For a better experience please change your browser to CHROME, FIREFOX, OPERA or Internet Explorer.
Dell XPS 13 Laptop Review

Dell XPS 13 Laptop Review

The Dell XPS 13 is still the laptop we often end up recommending, though. It has a bit of everything. You get style, portability, performance and great battery life. And every part of it just feels, well, good.

Dell has once again refined and improved its high-end laptop, with this year’s Dell XPS 13 packing updated hardware in the thin and light design we’ve come to know and love. However, this time we also get a new color: Alpine White.

The Dell XPS 13 2018 comes with an 8th-generation Intel Kaby Lake Refresh processor, which boosts the performance quite a bit, compared to previous generations, and it also features three USB-C ports, Windows 10 and a microSD slot – which a lot of thin and light laptops are abandoning nowadays, to the chagrin of media folks.

In late 2017, Dell released a version of the XPS 13 with 8th Gen Intel Core processors. But that was the only real change. This new 2018 version actually tweaks the design.

You get the classic carbon fibre-look inside and aluminium on the exterior, but the laptop is now 60g lighter. No big deal. And only 11m thick: bigger deal. Among ultra-slim laptops, the XPS 13 was never the thinnest or lightest; it still isn’t, but this 2018 XPS now isn’t far off the skinniest out there.

The look is a brand of executive chic. It’s edges are a little more severe than some, and the XPS 13 doesn’t try that hard to convince your fingers of quite how thin it is. It’s not a show-off. Well, not too much of a show-off.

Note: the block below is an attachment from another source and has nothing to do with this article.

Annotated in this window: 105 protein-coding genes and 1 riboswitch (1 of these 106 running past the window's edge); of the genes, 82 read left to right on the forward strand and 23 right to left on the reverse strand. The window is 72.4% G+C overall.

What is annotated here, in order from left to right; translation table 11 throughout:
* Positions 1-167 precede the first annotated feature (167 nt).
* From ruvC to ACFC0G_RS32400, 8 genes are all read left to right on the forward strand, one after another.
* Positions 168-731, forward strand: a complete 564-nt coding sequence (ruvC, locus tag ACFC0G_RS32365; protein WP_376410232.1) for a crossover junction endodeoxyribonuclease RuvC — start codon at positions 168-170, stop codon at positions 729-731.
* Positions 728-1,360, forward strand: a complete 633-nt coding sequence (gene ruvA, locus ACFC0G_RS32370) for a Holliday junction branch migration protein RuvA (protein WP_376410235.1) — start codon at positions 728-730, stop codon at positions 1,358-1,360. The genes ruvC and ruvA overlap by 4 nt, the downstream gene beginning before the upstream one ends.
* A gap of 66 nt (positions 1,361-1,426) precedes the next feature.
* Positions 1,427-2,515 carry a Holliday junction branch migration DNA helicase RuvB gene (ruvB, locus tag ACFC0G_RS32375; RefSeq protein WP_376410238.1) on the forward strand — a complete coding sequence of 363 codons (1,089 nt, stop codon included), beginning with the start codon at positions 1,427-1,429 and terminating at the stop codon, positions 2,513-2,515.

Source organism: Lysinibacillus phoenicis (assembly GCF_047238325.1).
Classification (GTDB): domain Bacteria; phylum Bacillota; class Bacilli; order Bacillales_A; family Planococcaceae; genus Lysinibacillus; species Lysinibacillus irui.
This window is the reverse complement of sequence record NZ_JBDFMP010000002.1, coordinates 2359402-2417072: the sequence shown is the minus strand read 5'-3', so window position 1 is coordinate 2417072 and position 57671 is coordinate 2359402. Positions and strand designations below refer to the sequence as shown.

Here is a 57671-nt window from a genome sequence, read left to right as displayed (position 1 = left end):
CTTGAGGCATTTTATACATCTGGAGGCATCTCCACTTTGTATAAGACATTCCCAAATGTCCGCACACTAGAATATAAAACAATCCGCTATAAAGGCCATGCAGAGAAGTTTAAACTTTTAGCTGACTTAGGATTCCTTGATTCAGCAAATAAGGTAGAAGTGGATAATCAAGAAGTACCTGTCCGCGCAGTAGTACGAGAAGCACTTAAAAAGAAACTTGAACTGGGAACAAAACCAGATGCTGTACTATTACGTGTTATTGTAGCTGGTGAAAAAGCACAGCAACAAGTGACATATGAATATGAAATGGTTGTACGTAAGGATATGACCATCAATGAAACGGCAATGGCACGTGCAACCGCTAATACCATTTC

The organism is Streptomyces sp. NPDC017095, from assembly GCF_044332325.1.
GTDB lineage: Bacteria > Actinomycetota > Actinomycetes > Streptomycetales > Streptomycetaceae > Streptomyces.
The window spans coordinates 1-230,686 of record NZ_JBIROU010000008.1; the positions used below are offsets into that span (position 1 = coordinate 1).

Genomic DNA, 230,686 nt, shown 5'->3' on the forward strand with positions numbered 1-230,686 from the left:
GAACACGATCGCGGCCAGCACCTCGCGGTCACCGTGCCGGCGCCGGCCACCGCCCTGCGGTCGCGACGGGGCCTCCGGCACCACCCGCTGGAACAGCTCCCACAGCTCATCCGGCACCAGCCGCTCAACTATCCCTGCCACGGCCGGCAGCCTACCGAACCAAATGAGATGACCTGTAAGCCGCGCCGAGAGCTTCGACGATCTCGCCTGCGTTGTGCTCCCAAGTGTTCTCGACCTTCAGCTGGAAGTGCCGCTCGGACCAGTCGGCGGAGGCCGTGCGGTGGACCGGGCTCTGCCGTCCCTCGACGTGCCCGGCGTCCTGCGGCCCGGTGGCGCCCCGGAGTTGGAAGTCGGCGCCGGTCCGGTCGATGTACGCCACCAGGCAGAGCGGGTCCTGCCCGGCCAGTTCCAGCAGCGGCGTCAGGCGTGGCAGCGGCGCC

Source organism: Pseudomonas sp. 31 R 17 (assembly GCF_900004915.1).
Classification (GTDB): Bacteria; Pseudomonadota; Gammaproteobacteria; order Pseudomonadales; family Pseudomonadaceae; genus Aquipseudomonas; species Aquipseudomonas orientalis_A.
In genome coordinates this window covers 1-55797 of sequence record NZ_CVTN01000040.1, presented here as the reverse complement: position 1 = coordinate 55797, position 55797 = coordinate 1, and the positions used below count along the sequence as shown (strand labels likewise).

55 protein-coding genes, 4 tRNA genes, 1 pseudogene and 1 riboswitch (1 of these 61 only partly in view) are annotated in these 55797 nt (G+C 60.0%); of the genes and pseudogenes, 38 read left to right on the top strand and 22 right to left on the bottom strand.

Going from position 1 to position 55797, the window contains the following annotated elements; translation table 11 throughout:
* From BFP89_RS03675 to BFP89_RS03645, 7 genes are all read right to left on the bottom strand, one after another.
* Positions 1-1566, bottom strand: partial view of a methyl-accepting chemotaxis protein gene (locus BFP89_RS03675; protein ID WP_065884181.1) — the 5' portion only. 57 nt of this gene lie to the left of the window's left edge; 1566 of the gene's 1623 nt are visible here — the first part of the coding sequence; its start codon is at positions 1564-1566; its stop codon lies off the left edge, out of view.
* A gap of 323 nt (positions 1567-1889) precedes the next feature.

Build quality is great. It’s solid, doesn’t flex, there are no weird seams. And while some of you may prefer aluminium on the inside, the soft touch inner is meant to be part of the XPS 13’s appeal. Metal obsessives have plenty of other options to choose from.

The one sting, the one part other than the price that makes us chin-stroke for a while about recommending the XPS 13 to everyone, is the connection array. You get three USB-C ports and a microSD. And a headphone jack. That it’s it.

There are no full-size USBs, no dedicated video outputs. If you want to plug something in, you may well need an adapter.

Still, all the USB-Cs support DisplayPort. And the two on the left side are Thunderbolt 3 sockets. This is an ultra-fast spec that lets you plug-in super-demanding add-ons. They even support graphics card enclosures, able to turn the XPS 13 into the world’s least likely ultra-powerful gaming rig.

But, let’s be honest, who’s going to do that?

Another major improvement upon this year’s design is the display. The screen is now available with an optional 4K Ultra HD (3,840 x 2,160) resolution beneath a glossy, IGZO touchscreen. That’s sharper than any of the previously mentioned, competing laptops.

The touchscreen is coated in a 0.65% anti-reflective coating that aims to offset the downfall of all touchscreens: screen glare.